Using the maxim that HR professionals in 2018 must be business leaders first and HR professionals second, McAfee’s senior vice president and CHRO, Chatelle Lynch, has built her career around not just knowing her organisation inside, but also “knowing the numbers”. Starting her career as a compensation specialist, she has found that data provides a different level of credibility when she’s dealing with other data-driven individuals. Numbers cut through and ‘talk’ to other professionals, she suggests.
“Using that data to help explain why HR decisions are made has been invaluable,” she tells HRD. “That’s the language these other professionals speak, so my belief is HR should also speak that language. For example, when you’re trying to hire quickly in a very dynamic and competitive market where there is already a shortage of talent and where people are already under pressure to meet numbers and get roles filled quickly, you want to help people understand that this is not just an HR program designed to slow down what they need to do. Showing them the bigger picture with data is critical. It provides great insights into so many areas.”
Melbourne-born but now Texas-based, Lynch has been a long-standing employee of cybersecurity firm McAfee. She joined the company in 2005 and worked her way up to global head of HR in 2015. Today she leads the HR function at McAfee for 7,500 employees in 50 countries.
During her career at McAfee, Lynch has been involved in various M&As and also a major divestiture – all the while being a working mother to five children. She is a strong advocate for supporting the growth, empowerment and success of women in what remains a male-dominated industry. She reveals her story to HRD.
HRD: What sparked your interest in the HR profession?
Chatelle Lynch: I’d always had a fascination with the US, so when I was at Deakin University in Melbourne I applied for a US student exchange program and was accepted. It was just a six-month opportunity, so when I got back to Australia I said, ‘I want to go back; I’m not done with America yet’.
I wrote to as many companies as I could think of, and the company that accepted me [engineering/construction firm Fluor Corporation] profiled where I’d sit best. They decided to put me in the HR department. At that time I’d just finished my degrees, and I admit I didn’t really know what HR was. The company thought I showed potential, and they put me in an amazing high-potential program. I was able to get rotations through every function in HR over a six-month period. It was great exposure. I fell in love with HR and the ability to influence business decisions through people.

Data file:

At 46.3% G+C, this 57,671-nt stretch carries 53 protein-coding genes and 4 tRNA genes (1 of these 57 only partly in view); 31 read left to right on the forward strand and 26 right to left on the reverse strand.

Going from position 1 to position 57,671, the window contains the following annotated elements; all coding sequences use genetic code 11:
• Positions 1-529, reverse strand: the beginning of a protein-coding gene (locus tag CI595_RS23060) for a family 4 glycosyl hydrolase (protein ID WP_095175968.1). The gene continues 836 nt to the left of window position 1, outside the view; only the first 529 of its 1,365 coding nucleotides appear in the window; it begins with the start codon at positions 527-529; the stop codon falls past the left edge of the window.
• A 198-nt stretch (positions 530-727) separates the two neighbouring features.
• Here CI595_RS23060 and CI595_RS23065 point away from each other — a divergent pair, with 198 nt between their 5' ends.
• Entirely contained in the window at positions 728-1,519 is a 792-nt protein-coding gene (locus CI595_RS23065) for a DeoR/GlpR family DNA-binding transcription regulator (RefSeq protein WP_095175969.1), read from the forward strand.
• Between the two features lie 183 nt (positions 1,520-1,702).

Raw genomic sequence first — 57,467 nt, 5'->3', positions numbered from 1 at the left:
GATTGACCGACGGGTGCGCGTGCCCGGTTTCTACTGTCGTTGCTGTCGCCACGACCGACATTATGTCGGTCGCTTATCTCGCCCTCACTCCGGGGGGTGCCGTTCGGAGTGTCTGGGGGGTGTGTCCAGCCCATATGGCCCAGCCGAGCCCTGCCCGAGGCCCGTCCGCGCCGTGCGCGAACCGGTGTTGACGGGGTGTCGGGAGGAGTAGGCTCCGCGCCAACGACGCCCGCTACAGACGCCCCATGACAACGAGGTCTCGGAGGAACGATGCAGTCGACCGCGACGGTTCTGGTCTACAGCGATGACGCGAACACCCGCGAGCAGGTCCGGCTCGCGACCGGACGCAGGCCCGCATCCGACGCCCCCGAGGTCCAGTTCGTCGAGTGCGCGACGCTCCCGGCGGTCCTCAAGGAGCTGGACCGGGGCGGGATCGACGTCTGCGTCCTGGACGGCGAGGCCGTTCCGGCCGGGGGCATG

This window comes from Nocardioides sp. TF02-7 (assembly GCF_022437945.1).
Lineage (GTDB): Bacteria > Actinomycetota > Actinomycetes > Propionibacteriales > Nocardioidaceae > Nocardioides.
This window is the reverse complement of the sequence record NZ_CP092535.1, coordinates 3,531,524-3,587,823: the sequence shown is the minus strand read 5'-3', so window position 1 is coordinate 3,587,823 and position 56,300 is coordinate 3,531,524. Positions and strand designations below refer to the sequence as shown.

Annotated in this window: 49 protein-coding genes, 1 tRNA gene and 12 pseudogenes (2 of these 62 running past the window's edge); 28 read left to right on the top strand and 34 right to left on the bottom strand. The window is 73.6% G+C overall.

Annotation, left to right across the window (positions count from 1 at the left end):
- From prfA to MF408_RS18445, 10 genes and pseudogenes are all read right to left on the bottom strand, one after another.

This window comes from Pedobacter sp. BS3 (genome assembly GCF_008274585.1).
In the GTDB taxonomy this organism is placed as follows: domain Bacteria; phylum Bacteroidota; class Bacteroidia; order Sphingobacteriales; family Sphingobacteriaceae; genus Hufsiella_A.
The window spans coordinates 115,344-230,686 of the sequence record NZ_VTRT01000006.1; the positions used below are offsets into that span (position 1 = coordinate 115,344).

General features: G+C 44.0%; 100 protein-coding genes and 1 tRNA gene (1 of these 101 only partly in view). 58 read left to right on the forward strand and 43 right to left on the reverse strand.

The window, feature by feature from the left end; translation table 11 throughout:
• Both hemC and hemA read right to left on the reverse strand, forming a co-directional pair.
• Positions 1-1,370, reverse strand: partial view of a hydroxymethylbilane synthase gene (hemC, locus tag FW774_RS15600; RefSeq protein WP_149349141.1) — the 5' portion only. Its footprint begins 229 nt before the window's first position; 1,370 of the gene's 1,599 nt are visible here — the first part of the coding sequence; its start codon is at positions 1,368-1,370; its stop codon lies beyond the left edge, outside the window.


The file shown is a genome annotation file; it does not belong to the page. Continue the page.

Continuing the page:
I ended up at McAfee, starting as a compensation analyst. I had a great mentor who recommended I get really good at one or two areas of HR, so when you walk into a room no one knows more about that topic than you do. For me those two areas were compensation and M&As. I tried to learn those two areas inside out.
HRD: What is it about McAfee that makes you stay there?
CL: The learning hasn’t stopped. I started as a comp & ben analyst; then I took on HR support; then HR systems, recruitment and HR business partnering. So, I continued to learn as the company evolved. The company history is quite unique. We were an independent, publicly traded company. Then we were bought by Intel, so we were a separately owned subsidiary under Intel. After a couple of years we became fully integrated into Intel. In 2016, we were sold off to private equity and Intel maintained a stake. I’ve learnt from every one of those experiences.
I’ve also had amazing mentors and managers along the way. Today our CEO values the contribution of the HR department as much as he values the contribution of his sales or technology teams, and he understands the strategic difference HR can make.
Lastly, I work for a company that protects consumers, businesses and communities around the world from the bad guys. Cybersecurity is a big threat in our society today, and I tell my children I go to work every day and make a difference: we protect people, organisations and infrastructure from hackers.
HRD: What did you learn by going through the M&As and the divestiture?